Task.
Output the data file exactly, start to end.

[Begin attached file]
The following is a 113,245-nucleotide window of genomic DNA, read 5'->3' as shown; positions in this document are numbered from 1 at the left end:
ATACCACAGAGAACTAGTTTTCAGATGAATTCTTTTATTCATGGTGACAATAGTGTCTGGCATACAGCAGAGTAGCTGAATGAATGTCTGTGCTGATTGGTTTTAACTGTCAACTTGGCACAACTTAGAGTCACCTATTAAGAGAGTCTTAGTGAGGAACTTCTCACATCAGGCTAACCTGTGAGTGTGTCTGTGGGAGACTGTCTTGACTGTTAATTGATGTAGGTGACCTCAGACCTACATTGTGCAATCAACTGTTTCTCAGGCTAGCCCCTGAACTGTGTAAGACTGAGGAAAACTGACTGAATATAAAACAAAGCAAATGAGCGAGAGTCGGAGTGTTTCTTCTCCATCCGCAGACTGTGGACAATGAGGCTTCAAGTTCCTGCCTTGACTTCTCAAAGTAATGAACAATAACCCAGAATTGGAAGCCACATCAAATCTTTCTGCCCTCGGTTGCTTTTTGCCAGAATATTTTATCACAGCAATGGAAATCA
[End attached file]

The following is a 113,245-nucleotide window of genomic DNA, read 5'->3' as shown; positions in this document are numbered from 1 at the left end:
ATACCACAGAGAACTAGTTTTCAGATGAATTCTTTTATTCATGGTGACAATAGTGTCTGGCATACAGCAGAGTAGCTGAATGAATGTCTGTGCTGATTGGTTTTAACTGTCAACTTGGCACAACTTAGAGTCACCTATTAAGAGAGTCTTAGTGAGGAACTTCTCACATCAGGCTAACCTGTGAGTGTGTCTGTGGGAGACTGTCTTGACTGTTAATTGATGTAGGTGACCTCAGACCTACATTGTGCAATCAACTGTTTCTCAGGCTAGCCCCTGAACTGTGTAAGACTGAGGAAAACTGACTGAATATAAAACAAAGCAAATGAGCGAGAGTCGGAGTGTTTCTTCTCCATCCGCAGACTGTGGACAATGAGGCTTCAAGTTCCTGCCTTGACTTCTCAAAGTAATGAACAATAACCCAGAATTGGAAGCCACATCAAATCTTTCTGCCCTCGGTTGCTTTTTGCCAGAATATTTTATCACAGCAATGGAAATCA